The potential effects of light on milk are well documented. Studies on this phenomenon were conducted in
Europe as early as 1889 and research on the subject began in North America in the early part of this century.
Yet, despite extensive studies, there is little agreement on the exact light intensity and length of exposure
needed to produce significant damage to the nutrients in milk. Why, then, has this topic received so much
The total consumption of milk grew significantly during the early 1980ís. Since 1985, however, the growth has
slowed. Today almost all milk is purchased in retail outlets such as supermarkets and convenience
stores. Home delivery of milk has essentially disappeared. During the same period, the one-gallon bottle,
produced from high density polyethylene (HDPE), became the preferred package for milk. Consumers have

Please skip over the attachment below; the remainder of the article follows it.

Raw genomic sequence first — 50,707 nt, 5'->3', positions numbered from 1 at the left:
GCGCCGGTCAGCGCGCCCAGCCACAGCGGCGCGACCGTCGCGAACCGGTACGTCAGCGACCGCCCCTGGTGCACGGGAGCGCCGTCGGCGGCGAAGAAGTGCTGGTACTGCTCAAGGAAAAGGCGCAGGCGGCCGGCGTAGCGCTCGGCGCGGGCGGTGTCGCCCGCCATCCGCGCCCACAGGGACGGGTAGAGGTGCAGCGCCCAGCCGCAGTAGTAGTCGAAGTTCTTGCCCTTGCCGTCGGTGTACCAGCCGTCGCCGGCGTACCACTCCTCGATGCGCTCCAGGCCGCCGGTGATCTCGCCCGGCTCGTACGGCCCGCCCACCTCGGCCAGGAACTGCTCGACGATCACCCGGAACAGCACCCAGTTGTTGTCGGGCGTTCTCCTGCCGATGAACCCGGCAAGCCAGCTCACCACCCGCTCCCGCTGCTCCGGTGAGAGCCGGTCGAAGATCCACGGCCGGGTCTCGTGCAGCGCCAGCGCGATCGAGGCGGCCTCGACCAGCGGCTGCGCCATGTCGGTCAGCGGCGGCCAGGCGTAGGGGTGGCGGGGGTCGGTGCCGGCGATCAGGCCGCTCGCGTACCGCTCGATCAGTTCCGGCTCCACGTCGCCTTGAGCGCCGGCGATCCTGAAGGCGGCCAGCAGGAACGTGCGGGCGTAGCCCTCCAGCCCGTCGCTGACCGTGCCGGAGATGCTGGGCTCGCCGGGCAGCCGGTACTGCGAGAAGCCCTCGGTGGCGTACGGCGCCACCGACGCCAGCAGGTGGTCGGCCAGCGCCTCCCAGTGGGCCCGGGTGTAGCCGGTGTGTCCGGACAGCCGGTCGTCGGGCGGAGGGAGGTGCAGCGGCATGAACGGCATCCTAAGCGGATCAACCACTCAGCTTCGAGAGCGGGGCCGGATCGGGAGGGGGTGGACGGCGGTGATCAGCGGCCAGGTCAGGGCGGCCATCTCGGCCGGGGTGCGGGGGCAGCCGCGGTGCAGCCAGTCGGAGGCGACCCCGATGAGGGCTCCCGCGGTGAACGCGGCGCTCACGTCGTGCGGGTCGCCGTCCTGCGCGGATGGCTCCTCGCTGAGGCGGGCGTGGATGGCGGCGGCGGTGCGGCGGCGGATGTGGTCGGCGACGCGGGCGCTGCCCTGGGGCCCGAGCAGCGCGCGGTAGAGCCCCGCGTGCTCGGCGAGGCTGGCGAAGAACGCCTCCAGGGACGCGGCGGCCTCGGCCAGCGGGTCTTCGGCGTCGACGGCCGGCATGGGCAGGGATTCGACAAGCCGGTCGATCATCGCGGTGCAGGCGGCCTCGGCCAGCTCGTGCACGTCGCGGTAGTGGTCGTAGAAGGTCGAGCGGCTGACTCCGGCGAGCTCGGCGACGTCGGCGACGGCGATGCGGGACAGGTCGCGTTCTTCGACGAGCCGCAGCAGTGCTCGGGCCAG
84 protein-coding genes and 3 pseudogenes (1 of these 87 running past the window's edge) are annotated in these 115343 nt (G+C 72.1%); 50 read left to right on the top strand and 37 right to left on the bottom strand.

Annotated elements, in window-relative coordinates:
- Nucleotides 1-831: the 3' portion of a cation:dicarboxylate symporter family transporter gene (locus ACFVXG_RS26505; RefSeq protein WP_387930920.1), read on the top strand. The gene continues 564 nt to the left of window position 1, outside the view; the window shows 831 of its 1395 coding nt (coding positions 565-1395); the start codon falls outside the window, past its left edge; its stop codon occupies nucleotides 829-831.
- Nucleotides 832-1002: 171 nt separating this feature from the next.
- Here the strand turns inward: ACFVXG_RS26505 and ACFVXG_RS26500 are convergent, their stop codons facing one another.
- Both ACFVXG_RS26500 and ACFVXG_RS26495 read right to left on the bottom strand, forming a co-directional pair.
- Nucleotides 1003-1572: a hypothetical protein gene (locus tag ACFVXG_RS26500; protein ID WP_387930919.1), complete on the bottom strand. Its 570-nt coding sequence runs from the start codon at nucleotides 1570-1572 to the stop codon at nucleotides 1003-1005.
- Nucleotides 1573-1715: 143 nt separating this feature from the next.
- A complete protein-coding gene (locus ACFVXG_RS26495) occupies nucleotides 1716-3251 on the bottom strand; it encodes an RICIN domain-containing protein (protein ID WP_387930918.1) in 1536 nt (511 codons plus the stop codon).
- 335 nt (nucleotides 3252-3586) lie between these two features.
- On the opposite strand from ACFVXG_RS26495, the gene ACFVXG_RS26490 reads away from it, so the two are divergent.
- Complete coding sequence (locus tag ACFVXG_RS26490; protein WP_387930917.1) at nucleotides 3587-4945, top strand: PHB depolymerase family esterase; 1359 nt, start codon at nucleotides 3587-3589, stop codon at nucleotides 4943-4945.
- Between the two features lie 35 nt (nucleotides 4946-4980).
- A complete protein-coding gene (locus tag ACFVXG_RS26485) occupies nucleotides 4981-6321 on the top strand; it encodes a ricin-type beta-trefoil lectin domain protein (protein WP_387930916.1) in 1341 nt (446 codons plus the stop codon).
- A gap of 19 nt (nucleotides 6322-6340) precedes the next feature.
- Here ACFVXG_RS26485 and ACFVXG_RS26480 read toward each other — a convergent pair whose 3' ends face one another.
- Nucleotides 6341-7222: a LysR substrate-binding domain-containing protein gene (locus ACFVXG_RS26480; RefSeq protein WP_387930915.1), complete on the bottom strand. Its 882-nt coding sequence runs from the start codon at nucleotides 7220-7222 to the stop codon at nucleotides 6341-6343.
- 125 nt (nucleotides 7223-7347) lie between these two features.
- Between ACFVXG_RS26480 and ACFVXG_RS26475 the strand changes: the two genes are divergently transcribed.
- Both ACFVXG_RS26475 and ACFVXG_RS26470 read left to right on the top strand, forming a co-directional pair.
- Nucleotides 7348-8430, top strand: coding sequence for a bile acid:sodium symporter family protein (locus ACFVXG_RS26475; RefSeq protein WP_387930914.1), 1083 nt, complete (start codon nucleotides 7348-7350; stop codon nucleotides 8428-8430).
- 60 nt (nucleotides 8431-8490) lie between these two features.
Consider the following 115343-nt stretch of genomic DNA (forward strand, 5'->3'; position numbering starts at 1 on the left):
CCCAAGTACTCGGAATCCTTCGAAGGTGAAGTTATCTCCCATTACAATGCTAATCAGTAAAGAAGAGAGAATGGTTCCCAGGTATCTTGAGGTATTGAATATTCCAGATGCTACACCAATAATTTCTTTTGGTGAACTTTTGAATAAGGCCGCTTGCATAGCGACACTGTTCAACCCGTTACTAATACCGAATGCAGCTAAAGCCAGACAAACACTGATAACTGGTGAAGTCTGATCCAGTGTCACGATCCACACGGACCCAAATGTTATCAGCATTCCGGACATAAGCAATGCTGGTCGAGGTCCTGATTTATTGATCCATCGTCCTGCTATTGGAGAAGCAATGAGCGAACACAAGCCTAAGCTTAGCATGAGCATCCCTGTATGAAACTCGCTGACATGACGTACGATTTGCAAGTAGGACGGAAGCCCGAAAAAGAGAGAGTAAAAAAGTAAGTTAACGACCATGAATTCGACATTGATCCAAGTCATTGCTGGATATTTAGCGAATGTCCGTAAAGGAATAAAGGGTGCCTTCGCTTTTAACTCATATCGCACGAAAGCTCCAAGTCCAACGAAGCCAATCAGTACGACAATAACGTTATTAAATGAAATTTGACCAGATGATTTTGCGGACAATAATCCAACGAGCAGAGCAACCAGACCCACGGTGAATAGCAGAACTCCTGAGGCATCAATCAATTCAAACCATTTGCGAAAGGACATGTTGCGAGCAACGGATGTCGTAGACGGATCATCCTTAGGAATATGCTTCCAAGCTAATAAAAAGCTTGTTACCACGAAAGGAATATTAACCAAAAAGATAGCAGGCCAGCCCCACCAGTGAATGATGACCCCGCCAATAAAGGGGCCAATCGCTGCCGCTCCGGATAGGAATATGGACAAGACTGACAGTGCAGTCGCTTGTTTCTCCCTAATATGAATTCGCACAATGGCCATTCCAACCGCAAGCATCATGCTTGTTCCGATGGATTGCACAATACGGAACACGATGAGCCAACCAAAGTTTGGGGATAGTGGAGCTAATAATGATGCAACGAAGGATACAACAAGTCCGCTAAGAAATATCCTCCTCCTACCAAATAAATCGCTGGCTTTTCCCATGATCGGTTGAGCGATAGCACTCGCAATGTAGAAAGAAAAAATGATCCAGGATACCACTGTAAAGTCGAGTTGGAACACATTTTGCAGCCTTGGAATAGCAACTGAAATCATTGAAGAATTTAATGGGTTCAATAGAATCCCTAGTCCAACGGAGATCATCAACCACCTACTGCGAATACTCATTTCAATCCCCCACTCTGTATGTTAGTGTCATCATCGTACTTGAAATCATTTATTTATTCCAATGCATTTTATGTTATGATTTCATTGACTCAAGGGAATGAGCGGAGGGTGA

shown a preference for the HDPE bottle for a number of reasons, including ease of handling, resealability, and
the ability to see the fill level in the package. Initially, HDPE replaced glass bottles, but, since 1971, its growth
has come directly at the expense of paper cartons.
Surveys have shown that, depending upon the market area, the average time milk stays in a dairy case ranges from under five to slightly more than eight hours. Dairy case lighting is usually the most intense and potentially the most harmful to the milk, so it is critical to protect it at this point. The use of properly-formulated pigmented HDPE containers can significantly reduce milk oxidation and vitamin depletion.